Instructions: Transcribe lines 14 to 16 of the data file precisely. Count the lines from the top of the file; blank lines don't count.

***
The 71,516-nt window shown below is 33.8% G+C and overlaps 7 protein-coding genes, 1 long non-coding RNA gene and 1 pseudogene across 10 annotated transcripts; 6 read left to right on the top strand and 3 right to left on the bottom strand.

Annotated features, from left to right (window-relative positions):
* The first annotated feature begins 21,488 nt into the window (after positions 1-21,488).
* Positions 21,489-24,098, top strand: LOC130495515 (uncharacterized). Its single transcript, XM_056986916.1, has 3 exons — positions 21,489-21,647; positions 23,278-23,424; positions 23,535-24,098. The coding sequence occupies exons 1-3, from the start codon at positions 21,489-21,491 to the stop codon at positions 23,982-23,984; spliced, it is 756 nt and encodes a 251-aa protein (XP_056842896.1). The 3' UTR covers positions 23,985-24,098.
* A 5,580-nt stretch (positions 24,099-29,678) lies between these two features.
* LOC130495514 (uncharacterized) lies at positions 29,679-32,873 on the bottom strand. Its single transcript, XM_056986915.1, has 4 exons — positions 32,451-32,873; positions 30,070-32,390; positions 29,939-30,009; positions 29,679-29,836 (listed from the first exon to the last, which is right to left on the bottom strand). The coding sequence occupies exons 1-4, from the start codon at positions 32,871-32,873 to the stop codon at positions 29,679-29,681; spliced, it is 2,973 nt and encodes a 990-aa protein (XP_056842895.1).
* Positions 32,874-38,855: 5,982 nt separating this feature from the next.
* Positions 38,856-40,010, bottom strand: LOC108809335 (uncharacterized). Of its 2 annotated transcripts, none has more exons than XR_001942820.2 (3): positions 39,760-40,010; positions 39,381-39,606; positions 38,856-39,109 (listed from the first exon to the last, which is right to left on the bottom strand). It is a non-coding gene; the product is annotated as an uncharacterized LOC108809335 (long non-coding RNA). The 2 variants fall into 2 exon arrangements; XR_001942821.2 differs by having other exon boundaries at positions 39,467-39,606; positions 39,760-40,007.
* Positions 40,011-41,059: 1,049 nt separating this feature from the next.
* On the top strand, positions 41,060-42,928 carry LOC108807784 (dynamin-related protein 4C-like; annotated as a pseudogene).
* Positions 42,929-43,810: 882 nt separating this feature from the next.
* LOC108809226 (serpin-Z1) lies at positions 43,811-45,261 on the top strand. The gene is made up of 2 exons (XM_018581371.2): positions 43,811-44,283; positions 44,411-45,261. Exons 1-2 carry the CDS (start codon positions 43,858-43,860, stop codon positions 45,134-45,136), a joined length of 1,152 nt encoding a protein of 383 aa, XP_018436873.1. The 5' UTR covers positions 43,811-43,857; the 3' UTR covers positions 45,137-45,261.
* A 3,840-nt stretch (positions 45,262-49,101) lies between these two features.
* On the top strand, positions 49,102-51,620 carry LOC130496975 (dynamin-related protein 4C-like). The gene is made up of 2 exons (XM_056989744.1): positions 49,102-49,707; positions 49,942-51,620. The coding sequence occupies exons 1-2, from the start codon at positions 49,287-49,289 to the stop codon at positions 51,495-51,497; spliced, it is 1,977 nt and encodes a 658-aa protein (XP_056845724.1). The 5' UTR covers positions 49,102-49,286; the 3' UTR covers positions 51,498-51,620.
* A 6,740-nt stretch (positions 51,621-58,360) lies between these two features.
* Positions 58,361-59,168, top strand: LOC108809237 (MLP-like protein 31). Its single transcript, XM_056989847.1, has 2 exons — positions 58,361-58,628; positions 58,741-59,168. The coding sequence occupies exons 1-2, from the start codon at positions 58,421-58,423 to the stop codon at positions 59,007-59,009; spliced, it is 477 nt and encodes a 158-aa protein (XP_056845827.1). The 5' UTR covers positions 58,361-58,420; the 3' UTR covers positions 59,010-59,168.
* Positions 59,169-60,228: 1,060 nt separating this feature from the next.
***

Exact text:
* On the top strand, positions 49,102-51,620 carry LOC130496975 (dynamin-related protein 4C-like). The gene is made up of 2 exons (XM_056989744.1): positions 49,102-49,707; positions 49,942-51,620. The coding sequence occupies exons 1-2, from the start codon at positions 49,287-49,289 to the stop codon at positions 51,495-51,497; spliced, it is 1,977 nt and encodes a 658-aa protein (XP_056845724.1). The 5' UTR covers positions 49,102-49,286; the 3' UTR covers positions 51,498-51,620.
* A 6,740-nt stretch (positions 51,621-58,360) lies between these two features.
* Positions 58,361-59,168, top strand: LOC108809237 (MLP-like protein 31). Its single transcript, XM_056989847.1, has 2 exons — positions 58,361-58,628; positions 58,741-59,168. The coding sequence occupies exons 1-2, from the start codon at positions 58,421-58,423 to the stop codon at positions 59,007-59,009; spliced, it is 477 nt and encodes a 158-aa protein (XP_056845827.1). The 5' UTR covers positions 58,361-58,420; the 3' UTR covers positions 59,010-59,168.